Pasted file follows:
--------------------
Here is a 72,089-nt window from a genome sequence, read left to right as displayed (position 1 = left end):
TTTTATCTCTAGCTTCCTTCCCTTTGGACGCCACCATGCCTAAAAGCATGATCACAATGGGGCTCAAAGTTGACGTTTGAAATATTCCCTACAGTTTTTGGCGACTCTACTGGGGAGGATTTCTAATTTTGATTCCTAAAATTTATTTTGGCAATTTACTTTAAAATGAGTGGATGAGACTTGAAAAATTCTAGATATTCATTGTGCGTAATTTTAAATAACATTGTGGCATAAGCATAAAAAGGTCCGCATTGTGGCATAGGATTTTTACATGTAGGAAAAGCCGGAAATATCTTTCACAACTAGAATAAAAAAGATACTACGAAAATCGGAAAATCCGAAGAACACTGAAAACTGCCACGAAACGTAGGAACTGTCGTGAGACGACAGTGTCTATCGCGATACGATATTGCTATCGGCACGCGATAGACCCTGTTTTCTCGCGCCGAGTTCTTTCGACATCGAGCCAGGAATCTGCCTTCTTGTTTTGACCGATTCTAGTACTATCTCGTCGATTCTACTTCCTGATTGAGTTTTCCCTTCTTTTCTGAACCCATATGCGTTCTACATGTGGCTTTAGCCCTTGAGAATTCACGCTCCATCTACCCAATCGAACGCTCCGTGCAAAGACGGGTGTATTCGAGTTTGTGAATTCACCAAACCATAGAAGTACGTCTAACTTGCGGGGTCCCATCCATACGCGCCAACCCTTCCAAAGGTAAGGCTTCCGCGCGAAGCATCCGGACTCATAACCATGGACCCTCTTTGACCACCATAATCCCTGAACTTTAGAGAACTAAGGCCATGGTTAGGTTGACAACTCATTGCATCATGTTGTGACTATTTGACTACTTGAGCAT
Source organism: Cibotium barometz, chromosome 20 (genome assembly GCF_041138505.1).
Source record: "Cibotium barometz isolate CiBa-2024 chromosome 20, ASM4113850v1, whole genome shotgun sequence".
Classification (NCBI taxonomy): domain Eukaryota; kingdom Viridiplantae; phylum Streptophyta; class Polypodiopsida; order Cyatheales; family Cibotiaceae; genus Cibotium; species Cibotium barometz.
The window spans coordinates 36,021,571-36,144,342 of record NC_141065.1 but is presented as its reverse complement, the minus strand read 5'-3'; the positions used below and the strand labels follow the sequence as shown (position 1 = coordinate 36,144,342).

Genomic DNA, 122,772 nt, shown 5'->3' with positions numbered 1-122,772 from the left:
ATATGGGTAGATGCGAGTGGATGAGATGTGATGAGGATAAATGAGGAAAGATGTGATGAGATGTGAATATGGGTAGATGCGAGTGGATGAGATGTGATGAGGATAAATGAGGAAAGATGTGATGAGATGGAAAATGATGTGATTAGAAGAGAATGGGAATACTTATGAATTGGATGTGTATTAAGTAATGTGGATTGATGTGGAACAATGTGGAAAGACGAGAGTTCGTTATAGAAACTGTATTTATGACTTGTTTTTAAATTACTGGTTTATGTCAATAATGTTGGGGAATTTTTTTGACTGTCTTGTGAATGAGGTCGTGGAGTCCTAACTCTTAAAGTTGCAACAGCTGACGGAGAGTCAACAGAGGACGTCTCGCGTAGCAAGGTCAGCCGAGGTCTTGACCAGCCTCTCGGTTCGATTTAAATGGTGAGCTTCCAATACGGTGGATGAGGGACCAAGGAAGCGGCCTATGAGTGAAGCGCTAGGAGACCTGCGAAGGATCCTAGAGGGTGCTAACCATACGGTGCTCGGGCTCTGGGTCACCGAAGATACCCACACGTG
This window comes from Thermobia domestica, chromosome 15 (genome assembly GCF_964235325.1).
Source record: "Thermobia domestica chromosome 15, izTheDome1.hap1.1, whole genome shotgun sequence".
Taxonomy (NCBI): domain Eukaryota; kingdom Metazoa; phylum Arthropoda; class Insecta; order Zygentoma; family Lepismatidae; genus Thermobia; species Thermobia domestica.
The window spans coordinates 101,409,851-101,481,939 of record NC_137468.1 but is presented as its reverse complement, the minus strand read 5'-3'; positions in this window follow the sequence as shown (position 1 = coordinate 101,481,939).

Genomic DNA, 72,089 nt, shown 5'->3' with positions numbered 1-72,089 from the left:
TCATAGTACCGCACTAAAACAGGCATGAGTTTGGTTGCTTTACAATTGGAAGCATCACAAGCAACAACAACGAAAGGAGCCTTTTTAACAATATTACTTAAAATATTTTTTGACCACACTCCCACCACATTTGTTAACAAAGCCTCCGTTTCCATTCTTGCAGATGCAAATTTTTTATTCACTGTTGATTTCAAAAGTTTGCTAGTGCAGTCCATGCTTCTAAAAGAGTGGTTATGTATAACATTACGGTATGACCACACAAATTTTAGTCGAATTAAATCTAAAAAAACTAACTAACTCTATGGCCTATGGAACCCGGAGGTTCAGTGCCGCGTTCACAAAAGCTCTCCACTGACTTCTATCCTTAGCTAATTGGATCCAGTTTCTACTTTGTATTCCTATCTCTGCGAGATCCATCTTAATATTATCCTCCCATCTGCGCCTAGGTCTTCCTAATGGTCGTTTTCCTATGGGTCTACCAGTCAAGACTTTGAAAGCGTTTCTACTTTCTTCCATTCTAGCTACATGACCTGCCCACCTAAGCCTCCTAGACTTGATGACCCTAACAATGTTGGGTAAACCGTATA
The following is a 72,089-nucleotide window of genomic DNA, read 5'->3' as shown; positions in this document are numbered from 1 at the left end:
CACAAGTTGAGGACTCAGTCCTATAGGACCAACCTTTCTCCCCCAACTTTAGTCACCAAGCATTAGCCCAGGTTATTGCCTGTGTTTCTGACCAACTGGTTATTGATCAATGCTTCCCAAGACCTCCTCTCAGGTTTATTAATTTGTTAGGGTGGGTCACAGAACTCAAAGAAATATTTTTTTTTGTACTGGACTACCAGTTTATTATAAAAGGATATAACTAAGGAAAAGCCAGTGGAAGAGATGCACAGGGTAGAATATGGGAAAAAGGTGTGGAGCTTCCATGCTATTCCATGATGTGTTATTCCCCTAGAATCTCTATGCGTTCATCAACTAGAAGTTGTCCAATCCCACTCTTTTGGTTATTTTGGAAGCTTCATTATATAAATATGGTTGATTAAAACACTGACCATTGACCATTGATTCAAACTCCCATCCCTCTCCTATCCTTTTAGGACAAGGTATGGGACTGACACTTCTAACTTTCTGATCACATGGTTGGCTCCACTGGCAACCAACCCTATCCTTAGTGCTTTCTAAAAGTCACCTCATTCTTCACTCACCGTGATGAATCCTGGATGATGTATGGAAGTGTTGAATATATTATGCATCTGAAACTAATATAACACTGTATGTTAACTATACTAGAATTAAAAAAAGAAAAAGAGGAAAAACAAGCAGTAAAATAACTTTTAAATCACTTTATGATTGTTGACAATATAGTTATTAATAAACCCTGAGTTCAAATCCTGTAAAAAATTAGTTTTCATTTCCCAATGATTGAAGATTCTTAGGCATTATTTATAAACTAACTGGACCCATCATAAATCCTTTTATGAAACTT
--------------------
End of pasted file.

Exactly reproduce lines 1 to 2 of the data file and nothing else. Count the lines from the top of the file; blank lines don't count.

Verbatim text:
Here is a 72,089-nt window from a genome sequence, read left to right as displayed (position 1 = left end):
TTTTATCTCTAGCTTCCTTCCCTTTGGACGCCACCATGCCTAAAAGCATGATCACAATGGGGCTCAAAGTTGACGTTTGAAATATTCCCTACAGTTTTTGGCGACTCTACTGGGGAGGATTTCTAATTTTGATTCCTAAAATTTATTTTGGCAATTTACTTTAAAATGAGTGGATGAGACTTGAAAAATTCTAGATATTCATTGTGCGTAATTTTAAATAACATTGTGGCATAAGCATAAAAAGGTCCGCATTGTGGCATAGGATTTTTACATGTAGGAAAAGCCGGAAATATCTTTCACAACTAGAATAAAAAAGATACTACGAAAATCGGAAAATCCGAAGAACACTGAAAACTGCCACGAAACGTAGGAACTGTCGTGAGACGACAGTGTCTATCGCGATACGATATTGCTATCGGCACGCGATAGACCCTGTTTTCTCGCGCCGAGTTCTTTCGACATCGAGCCAGGAATCTGCCTTCTTGTTTTGACCGATTCTAGTACTATCTCGTCGATTCTACTTCCTGATTGAGTTTTCCCTTCTTTTCTGAACCCATATGCGTTCTACATGTGGCTTTAGCCCTTGAGAATTCACGCTCCATCTACCCAATCGAACGCTCCGTGCAAAGACGGGTGTATTCGAGTTTGTGAATTCACCAAACCATAGAAGTACGTCTAACTTGCGGGGTCCCATCCATACGCGCCAACCCTTCCAAAGGTAAGGCTTCCGCGCGAAGCATCCGGACTCATAACCATGGACCCTCTTTGACCACCATAATCCCTGAACTTTAGAGAACTAAGGCCATGGTTAGGTTGACAACTCATTGCATCATGTTGTGACTATTTGACTACTTGAGCAT